Each year, the U.S. Food and Drug Administration is presented with countless applications for new drugs. Some of these drugs are brand new formulas, some are being pitched for new purposes, and some are alterations on existing chemical formulas.
In the fiscal year for 2012 – October 1, 2011 to September 30, 2012 – the FDA approved 35 new drugs for use. Of these, 24 were approved for use by the U.S. FDA before any other regulatory agency around the world.
Ten drugs were "fast tracked," which allows for a faster review process for medications that are for serious or life-threatening diseases and where the drugs will fit an unmet medical need.
The FDA approval process normally costs hundreds of millions of dollars and can take several years; this fast tracking process was created in 2007 to help advance drugs for life-threatening situations. The FDA also uses a process of Accelerated Approval, adopted in the early 1990s to account for the fast-moving HIV/AIDS epidemic, though fast tracking is an even quicker mode of approval than the Accelerated Approval process.
So, what was new in 2012?
- 35 novel drugs were developed in fiscal year 2012, meaning that the medicine utilizes new chemical structures and biological products that have never been approved in the U.S. to treat any disease.
- 10 cancer drugs were approved, including those specifically for late-stage skin cancer, late-stage prostate cancer, myelofibrosis (cancer of the bone marrow), acute and chronic leukemia, late-stage colorectal cancer and late-stage breast cancer. One drug – Voraxaze – was approved to lower toxic levels of chemotherapy in patients.
- New drugs were also approved for cystic fibrosis, HIV, meningitis and macular degeneration. The FDA also signed off on new drugs for the treatment of Alzheimer's disease, relapsing forms of multiple sclerosis, weight management, irritable bowel syndrome, overactive bladder and erectile dysfunction.
- The FDA also approved the first human cord blood product and the first drugs to treat advanced basal cell carcinoma, a form of the most common type of skin cancer. The medication for myelofibrosis was also the first drug approved to treat the condition.
- Two of the new novel drugs show advancements in personalized medicine, which uses genetic and biological information to help identify which patients would best respond to a particular treatment option.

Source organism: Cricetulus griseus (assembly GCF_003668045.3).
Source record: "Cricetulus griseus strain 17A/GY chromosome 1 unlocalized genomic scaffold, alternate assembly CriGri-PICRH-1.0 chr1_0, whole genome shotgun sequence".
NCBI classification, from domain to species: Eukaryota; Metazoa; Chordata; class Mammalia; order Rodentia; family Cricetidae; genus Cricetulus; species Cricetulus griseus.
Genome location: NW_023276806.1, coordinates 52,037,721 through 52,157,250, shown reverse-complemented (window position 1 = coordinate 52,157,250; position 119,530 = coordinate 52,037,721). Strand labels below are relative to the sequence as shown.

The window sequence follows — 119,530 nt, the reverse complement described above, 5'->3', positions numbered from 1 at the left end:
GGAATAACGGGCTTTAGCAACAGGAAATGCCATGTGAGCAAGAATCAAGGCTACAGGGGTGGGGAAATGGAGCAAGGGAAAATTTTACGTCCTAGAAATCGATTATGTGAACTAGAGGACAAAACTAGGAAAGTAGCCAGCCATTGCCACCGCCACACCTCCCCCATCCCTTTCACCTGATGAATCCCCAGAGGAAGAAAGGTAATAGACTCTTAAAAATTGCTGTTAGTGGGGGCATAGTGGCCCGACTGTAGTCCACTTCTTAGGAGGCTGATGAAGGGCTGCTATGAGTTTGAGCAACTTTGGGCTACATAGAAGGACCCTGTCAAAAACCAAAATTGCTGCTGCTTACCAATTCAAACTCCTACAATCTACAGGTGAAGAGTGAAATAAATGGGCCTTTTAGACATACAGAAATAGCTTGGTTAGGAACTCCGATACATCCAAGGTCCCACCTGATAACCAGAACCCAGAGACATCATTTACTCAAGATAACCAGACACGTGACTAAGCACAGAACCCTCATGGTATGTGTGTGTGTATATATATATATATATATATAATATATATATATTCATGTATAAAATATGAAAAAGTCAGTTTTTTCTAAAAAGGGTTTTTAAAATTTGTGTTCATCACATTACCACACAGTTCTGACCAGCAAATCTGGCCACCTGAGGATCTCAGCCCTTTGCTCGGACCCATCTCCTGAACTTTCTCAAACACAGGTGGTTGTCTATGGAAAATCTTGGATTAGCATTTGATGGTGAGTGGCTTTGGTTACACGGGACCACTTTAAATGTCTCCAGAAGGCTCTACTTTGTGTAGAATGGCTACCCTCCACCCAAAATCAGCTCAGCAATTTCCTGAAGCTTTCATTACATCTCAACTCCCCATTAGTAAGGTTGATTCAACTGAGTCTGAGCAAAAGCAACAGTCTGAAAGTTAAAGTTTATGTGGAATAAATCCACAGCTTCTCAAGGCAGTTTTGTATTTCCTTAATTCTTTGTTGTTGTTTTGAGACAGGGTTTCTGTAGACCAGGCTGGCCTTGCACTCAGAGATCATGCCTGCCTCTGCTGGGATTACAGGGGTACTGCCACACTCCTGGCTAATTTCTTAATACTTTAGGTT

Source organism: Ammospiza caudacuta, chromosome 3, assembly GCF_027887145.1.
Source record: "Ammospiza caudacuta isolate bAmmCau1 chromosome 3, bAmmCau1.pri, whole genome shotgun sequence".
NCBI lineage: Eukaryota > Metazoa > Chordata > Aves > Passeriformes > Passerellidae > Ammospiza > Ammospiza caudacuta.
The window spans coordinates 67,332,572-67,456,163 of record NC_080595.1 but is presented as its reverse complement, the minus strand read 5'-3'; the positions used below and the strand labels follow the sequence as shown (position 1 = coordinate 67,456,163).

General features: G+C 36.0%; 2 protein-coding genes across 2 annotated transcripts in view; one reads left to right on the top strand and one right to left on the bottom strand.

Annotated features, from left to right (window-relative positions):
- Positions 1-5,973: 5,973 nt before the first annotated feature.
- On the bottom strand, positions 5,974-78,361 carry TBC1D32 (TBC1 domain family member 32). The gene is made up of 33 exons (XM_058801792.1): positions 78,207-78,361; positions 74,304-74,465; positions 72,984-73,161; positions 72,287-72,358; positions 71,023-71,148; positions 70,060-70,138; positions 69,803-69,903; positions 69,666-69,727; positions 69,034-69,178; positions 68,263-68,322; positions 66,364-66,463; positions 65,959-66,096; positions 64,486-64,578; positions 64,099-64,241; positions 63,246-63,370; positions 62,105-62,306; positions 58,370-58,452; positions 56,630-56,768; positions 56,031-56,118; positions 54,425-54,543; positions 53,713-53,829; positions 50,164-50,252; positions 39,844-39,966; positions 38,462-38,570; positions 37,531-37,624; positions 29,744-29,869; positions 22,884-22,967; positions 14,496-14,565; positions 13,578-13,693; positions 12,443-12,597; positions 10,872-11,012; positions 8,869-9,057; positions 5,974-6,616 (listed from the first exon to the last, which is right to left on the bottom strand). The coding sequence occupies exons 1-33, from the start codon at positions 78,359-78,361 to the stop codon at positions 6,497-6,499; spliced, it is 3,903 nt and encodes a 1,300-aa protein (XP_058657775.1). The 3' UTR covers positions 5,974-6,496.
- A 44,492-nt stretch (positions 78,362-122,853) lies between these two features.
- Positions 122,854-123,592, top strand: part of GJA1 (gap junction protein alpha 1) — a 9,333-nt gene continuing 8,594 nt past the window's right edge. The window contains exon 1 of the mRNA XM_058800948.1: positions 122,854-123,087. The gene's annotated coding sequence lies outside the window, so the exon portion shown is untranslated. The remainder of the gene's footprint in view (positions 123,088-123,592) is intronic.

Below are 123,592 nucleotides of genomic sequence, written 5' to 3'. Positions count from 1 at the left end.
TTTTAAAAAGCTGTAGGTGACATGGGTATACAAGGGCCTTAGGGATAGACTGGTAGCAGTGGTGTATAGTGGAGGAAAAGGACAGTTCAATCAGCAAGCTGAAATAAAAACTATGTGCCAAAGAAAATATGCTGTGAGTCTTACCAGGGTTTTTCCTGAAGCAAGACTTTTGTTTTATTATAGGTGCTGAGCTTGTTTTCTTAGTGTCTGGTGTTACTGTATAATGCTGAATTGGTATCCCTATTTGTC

The drugs approved in 2012 should help explain where pharmaceutical and research dollars are being invested. Nearly one-third of the new drugs were cancer-related, and this comes after eight (of 30) new drugs were oncology-related in 2011. The FDA clearly continues to give cancer treatment a high priority, and its many representations have expanded the space in which drugs can be approved. According to the World Health Organization, among the conditions with the most medicines in development, cancer (878), breast cancer (125), lung cancer (120) and leukemia (119) led the way, followed by Alzheimer's disease and other dementia (89).
The FDA also appears to be investing in approving medications for conditions that have no existing FDA-approved treatments. The Management Centre Europe, among other organizations, speculates that pharmaceutical companies fear the "patent cliff," and are working to maximize profits within narrow markets, rather than becoming one of many options in a field. This trend is not necessarily a bad thing, though, as innovative developments are being delivered to patients in need.
International Federation of Pharmaceutical Manufacturers and Associations. (2012). "Trends in the pharmaceutical industry and potential impact on future innovation and access to medicines." World Health Organization. Retrieved from http://www.who.int/phi/Jenner_Innovation_and_Access_WHO_April2012.pdf.
Management Centre Europe. (2012). "Trends Impacting the Pharmaceutical Industry." MCE-AMA.com. Retrieved from http://www.mce-ama.com/industry-expertise/pharma/trends-impacting-pharma-industry/.
U.S. Food and Drug Administration. (December 2012). FY 2012 Innovative Drug Approvals. Retrieved from http://www.fda.gov/downloads/AboutFDA/ReportsManualsForms/Reports/UCM330859.pdf.